Thursday, 13 April 2017

Geranium cuttings

I have taken the geranium cuttings, this is how I do it.

Cut off fairly long bits of the plant and strip back all of the large leaves, just leave small ones at the top. The plants grow the large leaves which, at this stage you do not want, you want the energy to go into producing roots.

Stems stripped of all but their top leaves.

Look at the cutting and reduce the stems by cutting just below where you have stripped a leaf from, the roots will come from the leaf axils.

I used a deep trough as I had a large number of cuttings. push the cuttings into the compost until they are just above the compost, water. If you use plant pots at this point, plant 2 to a pot and use a plastic bottle cut in half to cover the cuttings, 

Cuttings covered with the bottles, keep the cuttings away from the sides of the bottles, so moisture which forms inside does not wet the leaves and cause the cutting to rot, the bottles are a miniature greenhouse and prevent the cuttings from drying out. put them in a warm sheltered spot, do not let the compost dry out and keep looking for signs of rotting. watch for signs of the plants putting on new growth. I take the bottles off after about two weeks and gently pull the cutting, if it moves it has not rooted; put the bottle back on and try again in a couple of weeks, the plants need to be kept in their little greenhouses until they are big enough to pot on. Do not be tempted to plant them out, they need a short time longer in the warm, once the danger of frost is past they can be planted out.

There were signs of the plants putting up new growth from the bottom, so I potted up the roots in plant pots, they should grow on.

The cuttings are now on the front window cill where they will get some sun, although if it gets too hot I will move them into the shade, they have 2 chances, either they root or they don' this space.

The trays will go on the kitchen table whilst we are away, well watered before we go they should be ok for the week.


  1. Good morning Anne. I woke at the crack of dawn and finally got up. It us now 5:3 am and I am drinking my tea.

    A very helpful blog posting sharing so much of your gardening knowledge.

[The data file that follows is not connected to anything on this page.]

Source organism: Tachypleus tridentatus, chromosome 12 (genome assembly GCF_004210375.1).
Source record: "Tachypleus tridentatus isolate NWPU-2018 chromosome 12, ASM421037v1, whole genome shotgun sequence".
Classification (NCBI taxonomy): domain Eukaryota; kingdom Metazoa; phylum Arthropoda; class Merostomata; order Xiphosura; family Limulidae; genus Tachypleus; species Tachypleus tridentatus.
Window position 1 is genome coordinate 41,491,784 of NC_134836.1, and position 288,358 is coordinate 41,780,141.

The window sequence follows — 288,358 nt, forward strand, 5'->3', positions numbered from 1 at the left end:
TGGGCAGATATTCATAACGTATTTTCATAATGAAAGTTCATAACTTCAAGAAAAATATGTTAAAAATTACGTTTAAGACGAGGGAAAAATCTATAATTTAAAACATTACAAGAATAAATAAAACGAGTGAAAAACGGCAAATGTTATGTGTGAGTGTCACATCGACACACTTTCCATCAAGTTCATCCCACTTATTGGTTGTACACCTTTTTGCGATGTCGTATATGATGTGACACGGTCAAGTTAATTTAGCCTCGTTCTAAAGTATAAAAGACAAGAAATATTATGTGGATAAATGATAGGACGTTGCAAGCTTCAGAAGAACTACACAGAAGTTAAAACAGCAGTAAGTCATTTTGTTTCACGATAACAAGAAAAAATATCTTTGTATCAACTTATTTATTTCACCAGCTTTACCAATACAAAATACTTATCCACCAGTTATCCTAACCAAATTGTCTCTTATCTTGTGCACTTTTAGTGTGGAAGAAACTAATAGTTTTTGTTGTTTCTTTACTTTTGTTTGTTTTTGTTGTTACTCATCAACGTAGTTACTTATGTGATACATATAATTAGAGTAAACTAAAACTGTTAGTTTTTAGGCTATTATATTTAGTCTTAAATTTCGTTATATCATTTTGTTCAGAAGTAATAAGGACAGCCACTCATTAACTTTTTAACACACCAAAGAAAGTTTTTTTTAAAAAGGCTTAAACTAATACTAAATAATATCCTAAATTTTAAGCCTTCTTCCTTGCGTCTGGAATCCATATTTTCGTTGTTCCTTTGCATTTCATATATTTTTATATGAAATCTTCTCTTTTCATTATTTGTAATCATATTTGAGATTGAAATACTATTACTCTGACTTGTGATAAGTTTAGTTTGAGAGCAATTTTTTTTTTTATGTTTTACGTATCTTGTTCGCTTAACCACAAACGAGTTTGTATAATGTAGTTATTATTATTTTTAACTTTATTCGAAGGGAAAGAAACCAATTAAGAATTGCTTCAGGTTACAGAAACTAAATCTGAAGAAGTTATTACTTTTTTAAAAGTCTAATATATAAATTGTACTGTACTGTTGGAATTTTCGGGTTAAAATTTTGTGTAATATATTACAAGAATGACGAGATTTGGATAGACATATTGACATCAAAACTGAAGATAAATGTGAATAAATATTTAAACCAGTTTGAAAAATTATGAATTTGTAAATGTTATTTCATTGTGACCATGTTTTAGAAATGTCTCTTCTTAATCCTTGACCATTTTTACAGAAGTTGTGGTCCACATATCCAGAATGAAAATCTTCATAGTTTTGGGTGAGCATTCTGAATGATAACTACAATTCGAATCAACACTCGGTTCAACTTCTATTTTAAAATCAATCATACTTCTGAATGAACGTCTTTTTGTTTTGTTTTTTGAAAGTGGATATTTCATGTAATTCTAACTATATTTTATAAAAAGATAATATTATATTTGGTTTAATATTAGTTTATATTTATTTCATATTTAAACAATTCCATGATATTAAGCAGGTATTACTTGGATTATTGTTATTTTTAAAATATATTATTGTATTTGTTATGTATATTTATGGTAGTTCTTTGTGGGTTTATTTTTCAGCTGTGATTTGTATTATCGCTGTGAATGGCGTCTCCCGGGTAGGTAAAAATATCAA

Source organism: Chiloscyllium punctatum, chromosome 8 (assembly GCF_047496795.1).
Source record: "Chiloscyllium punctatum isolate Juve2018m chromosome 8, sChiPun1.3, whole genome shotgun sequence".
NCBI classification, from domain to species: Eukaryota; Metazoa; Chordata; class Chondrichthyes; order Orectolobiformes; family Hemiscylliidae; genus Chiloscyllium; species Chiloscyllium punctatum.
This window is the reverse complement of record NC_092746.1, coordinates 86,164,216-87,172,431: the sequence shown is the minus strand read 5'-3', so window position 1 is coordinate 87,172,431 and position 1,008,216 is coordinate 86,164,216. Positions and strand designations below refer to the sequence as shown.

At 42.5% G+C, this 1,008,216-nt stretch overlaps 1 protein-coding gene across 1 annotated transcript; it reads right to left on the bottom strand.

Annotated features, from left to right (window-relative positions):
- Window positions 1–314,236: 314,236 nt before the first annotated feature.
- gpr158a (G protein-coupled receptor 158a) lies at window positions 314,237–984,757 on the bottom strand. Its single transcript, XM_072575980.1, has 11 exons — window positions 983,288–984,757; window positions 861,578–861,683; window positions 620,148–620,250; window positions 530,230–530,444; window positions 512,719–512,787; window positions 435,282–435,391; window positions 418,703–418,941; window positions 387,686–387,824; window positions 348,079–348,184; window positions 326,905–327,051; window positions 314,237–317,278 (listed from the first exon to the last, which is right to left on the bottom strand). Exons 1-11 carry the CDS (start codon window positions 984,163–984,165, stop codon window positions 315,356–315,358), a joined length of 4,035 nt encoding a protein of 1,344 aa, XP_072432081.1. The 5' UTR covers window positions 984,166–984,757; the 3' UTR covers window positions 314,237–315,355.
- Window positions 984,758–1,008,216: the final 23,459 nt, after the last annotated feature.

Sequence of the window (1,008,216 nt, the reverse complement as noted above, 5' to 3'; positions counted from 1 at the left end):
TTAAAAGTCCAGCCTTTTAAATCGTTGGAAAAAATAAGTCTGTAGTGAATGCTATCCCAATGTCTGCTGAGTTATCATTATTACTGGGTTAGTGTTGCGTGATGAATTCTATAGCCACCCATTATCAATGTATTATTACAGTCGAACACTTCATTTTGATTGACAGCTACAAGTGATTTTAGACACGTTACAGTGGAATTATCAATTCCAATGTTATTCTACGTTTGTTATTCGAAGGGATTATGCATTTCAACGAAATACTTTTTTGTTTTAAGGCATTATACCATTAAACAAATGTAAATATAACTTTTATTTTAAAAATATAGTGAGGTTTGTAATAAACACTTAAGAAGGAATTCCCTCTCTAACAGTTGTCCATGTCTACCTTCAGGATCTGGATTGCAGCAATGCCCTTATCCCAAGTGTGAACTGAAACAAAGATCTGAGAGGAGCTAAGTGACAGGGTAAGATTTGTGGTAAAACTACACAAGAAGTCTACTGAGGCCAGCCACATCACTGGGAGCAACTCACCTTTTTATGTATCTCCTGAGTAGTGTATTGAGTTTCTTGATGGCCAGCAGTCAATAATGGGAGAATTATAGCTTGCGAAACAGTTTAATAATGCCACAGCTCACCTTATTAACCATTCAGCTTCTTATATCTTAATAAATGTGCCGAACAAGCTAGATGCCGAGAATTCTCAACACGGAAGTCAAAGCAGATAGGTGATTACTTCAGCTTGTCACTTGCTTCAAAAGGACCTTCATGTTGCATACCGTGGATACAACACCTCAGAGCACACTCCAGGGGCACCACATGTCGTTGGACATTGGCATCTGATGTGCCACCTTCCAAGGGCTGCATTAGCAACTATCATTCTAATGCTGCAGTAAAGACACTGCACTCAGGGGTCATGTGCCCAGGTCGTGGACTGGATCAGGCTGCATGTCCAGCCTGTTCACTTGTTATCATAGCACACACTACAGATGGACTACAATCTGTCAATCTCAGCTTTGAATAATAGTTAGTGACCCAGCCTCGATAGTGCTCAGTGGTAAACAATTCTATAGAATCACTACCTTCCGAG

2. That is an excellent lesson in taking geranium cuttings - thank you for that. I have some old geraniums from last year, left outdoors all winter and as it was a fairly mild winter, they're doing well still and producing flowers already. But then, we do live in Torbay with it's mild microclimate! But if I want to take cuttings from the scented-leaf geraniums, I shall now know how to do it. I'm truly hopeless at such things, and as we don't have a greenhouse, I've never taken cuttings, just bought new plants each year - with such a small garden we don't need many. But much cheaper to take cuttings and cultivate your own plants (and more pleasurable, too, I would imagine.)
    Margaret P

  3. Great information! Ta! Perhaps you'll consider adding this post as a permanent tutorial at the top of your blog?

    So glad you're here!


  4. I'm so glad you are continuing your blog. The naysayers are the ones who need to leave....not you. Here's a thought I share from time to time: "Don't let someone's ugly ruin your beautiful."

    Thank you for the lesson on rooting geraniums. I love them so but I haven't had much luck with them. They were one of my Mom's favorite flowers, petunias being the other. We will be planting our annuals in a week or so. It's still to chilly at night to set them out yet.

    Take care of yourself....Barb

  5. Thanks for this info regarding the cuttings. I have had limited success with the cuttings I have, so will try your method. It will be the end of May before we can put any plants out in the garden, so I have sufficient time to take more cuttings. Thanks again for the tutorial. Hugs Patricia

  6. I learned to take geranium cuttings when I was a kid. It has been years since then but I've never forgotten... even so, I'm still bookmarking this page :) Geraniums are one of my favorite plants as there are so many different varieties.

    I'm glad to see you today.

  7. Glad you're still here - I fell behind with comments - some upsetting personal issues happened this week - but notice you had blogging problems. Hopefully you know that you would be sorely missed if you shut down the blog by we, your friends, Anne. Just pass her/him/them? off as very sad naysayers who obviously need to get a more interesting life, do positive things to help others, and keep the peace in this collapsing world order.

    Onward and upward say I dear - true bloggers are good people.
    Hugs - Mary

    P.S. Where are you guys going on your holiday?

    You know you can moderate your comments prior to publishing - I always do that to prevent spam etc.


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